August 6, At 8:15 AM, an atomic bomb was dropped over Hiroshima, taking the lives of more than 350 students and teachers. All the school buildings were destroyed.
The vocational school was relocated from the original site in the downtown of Hiroshima to the property in the Ushita (the west side of the city) area where HJU is now located after the construction of tentative school buildings had been completed. The Department of Economics was closed and the Department of English was revived.
Hiroshima Jogakuin Junior High School was founded at the original site of downtown Hiroshima followed by the High School in 1948 under the newly enacted education law.
The former English Literature Department of the vocational school was promoted as a department of Hiroshima Jogakuin University. HJU was the first private university in Hiroshima prefecture as well as being included in the first batch of postwar new-system universities in Japan.
The other two departments (Home Economics and Clothing) belonging to the former vocational school were merged to be the one of Home Economics and promoted as Hiroshima Jogakuin Junior College.
The institution made a transition from an incorporated foundation to an incorporated school.
The main buildings of HJU were completed in the Ushita area.
The Department of Home Economics of the Junior College was split into the Home Economics Course and Nutrition and Food Course. In the following year the Faculty of English Literature was transformed into the Faculty of Literature that consisted of two departments of Japanese Literature and English and American Literature.
The third course, the Lifestyle Culture Course, was added to the Department of Home Economics of the Junior College.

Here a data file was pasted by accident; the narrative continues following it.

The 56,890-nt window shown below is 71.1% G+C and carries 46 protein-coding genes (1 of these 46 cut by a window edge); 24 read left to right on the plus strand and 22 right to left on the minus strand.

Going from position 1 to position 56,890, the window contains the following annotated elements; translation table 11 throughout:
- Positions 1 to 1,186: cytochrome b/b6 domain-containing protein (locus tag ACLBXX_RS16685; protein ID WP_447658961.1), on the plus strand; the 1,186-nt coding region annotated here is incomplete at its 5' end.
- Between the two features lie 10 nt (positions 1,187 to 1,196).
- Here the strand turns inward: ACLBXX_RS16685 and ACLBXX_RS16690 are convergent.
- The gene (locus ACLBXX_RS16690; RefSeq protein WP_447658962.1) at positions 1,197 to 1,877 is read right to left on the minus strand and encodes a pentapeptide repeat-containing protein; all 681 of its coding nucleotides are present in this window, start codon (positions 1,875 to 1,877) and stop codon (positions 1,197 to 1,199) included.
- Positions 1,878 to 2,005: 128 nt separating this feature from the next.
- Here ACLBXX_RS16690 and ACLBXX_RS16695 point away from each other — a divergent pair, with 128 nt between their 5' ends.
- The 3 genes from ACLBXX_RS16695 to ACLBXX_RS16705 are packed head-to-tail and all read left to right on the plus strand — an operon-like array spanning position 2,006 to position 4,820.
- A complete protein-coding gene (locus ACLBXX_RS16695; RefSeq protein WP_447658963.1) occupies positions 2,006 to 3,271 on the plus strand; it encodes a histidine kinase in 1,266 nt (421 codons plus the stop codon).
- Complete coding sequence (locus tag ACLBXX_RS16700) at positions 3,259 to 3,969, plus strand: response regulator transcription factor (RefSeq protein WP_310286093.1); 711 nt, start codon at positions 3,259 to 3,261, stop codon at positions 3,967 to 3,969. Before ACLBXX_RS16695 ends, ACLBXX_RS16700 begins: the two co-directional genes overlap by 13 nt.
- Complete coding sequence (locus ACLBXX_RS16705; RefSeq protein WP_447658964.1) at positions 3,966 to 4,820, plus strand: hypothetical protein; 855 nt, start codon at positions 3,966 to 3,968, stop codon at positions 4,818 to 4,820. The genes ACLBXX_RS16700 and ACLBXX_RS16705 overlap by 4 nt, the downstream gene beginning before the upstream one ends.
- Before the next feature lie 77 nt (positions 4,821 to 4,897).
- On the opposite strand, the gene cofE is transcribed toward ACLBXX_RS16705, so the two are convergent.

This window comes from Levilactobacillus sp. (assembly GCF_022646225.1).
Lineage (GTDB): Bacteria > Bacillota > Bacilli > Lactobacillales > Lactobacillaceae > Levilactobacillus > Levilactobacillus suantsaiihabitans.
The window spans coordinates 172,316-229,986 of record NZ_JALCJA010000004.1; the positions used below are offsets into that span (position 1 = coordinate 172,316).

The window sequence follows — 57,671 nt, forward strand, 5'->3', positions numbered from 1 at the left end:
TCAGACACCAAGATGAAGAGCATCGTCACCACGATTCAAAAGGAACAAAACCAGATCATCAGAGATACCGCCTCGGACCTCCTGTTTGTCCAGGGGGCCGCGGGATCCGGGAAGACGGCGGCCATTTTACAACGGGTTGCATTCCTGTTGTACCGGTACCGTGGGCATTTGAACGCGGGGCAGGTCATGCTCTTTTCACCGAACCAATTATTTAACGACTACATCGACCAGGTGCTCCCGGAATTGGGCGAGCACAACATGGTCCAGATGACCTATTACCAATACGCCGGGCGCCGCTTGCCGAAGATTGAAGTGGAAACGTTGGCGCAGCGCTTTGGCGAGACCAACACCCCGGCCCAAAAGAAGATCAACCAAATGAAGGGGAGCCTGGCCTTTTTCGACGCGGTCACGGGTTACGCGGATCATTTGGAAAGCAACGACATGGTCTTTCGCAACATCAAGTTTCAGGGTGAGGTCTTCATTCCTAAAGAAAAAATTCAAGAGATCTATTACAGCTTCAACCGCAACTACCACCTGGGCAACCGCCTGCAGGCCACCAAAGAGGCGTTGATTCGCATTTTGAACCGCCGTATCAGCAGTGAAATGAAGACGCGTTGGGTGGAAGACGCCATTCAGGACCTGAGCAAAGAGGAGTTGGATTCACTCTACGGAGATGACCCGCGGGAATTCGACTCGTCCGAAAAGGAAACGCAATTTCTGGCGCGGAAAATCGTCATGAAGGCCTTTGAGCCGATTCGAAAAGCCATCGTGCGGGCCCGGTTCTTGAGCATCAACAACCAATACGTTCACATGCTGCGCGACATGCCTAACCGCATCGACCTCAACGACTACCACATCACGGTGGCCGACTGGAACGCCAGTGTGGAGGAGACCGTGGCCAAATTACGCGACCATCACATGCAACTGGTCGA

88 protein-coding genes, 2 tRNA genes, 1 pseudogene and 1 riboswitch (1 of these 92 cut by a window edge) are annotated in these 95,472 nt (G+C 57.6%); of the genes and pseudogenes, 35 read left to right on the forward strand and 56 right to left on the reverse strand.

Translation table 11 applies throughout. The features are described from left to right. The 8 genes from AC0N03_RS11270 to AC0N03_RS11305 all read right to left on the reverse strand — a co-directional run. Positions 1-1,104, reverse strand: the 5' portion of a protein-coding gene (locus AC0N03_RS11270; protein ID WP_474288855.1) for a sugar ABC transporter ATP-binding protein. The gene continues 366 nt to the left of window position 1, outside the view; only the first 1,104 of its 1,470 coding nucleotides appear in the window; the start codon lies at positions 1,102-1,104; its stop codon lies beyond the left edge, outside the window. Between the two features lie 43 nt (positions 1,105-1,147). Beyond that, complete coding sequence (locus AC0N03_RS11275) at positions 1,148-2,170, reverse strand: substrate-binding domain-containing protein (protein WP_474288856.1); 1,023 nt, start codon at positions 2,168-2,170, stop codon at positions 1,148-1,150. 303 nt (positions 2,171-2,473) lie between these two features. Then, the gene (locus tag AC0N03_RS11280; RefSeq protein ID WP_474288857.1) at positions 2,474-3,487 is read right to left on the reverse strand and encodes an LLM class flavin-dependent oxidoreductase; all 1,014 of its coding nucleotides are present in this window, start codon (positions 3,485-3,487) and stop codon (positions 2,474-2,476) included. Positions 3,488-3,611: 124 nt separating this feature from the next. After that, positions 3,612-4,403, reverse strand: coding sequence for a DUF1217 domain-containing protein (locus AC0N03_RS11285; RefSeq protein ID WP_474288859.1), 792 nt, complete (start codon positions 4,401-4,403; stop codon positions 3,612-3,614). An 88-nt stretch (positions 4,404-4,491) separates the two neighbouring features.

The Department of Home Economics was transformed into the second faculty of HJU as the Faculty for Human Development.
The Master Degree Program of the Graduate School of Language and Culture was opened. The program consisted of two courses; Japanese Language and Culture, English Language and Culture.
The Doctoral Course of the Graduate School was opened. It consisted of courses continuing on from the Master Degree program.
The Master Degree Program of the Graduate School of Human Life Studies was opened which consisted of the Life and Culture Course and Life Science Course.
The Faculty of Literature established the Department of Human and Cultural Studies.
The two departments, Environmental Culture and Environmental Science, which had the Nutrition and Food Science Course and the Environmental Biology Course, were transformed into the Department of Life Design and Information and the Department of Nutrition and Health Promotion respectively.
The Department of Child Education and Psychology was established, and applications for the Department of Human and Cultural Studies were stopped.
The two faculties were reorganized into the Faculty of Liberal Arts and the Faculty of Human Life Science. The former contains the Department of Liberal Arts and the latter contains the three departments of Fashion and Architectural Design, Nutrition and Health Promotion, Child Education and Psychology.
Made a new start with the reorganization of faculties and departments. That is, the Faculty of Humanities comprising the two departments of International English, Japanese Language and Culture, the Faculty of Human Life Studies comprising the three departments of Life Design, Nutrition and Health and Childhood Education.